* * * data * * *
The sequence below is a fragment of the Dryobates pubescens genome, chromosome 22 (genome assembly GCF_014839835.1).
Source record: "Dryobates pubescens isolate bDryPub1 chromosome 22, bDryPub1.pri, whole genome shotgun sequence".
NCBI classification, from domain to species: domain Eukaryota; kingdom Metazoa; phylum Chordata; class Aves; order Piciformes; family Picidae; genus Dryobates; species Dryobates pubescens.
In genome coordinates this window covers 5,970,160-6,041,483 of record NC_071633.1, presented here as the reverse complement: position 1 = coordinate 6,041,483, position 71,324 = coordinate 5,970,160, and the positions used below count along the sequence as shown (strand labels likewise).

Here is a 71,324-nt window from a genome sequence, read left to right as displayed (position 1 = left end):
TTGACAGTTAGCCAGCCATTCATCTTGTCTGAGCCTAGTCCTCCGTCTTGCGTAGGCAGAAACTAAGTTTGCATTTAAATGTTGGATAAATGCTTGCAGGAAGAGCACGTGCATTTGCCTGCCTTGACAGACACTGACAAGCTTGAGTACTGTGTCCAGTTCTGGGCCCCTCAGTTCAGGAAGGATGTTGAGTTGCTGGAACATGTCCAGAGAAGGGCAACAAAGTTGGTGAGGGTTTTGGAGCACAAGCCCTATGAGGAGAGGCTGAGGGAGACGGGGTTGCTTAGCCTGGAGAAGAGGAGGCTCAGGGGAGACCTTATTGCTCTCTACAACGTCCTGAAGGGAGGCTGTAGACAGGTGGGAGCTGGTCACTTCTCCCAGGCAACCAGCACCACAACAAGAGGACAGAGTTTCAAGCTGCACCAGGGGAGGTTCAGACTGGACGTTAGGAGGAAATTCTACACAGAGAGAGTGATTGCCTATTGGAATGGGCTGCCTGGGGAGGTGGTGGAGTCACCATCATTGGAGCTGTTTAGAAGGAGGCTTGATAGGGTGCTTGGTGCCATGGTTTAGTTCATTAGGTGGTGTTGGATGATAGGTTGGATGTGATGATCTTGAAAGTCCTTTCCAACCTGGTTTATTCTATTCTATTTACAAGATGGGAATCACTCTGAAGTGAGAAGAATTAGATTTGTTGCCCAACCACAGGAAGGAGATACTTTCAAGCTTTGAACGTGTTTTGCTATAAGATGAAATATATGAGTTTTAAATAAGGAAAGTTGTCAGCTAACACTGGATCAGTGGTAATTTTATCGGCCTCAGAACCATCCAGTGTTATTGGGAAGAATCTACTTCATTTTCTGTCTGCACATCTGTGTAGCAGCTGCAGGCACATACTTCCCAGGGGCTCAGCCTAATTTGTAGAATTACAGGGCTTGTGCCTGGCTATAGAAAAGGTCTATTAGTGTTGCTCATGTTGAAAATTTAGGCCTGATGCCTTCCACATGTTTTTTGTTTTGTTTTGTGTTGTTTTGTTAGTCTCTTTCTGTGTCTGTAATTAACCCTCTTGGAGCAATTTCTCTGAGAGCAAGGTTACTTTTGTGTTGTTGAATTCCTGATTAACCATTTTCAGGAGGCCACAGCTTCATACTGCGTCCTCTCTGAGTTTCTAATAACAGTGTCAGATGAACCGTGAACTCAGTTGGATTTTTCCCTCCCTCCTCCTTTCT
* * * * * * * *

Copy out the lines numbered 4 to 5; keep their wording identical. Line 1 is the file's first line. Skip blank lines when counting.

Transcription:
In genome coordinates this window covers 5,970,160-6,041,483 of record NC_071633.1, presented here as the reverse complement: position 1 = coordinate 6,041,483, position 71,324 = coordinate 5,970,160, and the positions used below count along the sequence as shown (strand labels likewise).

Here is a 71,324-nt window from a genome sequence, read left to right as displayed (position 1 = left end):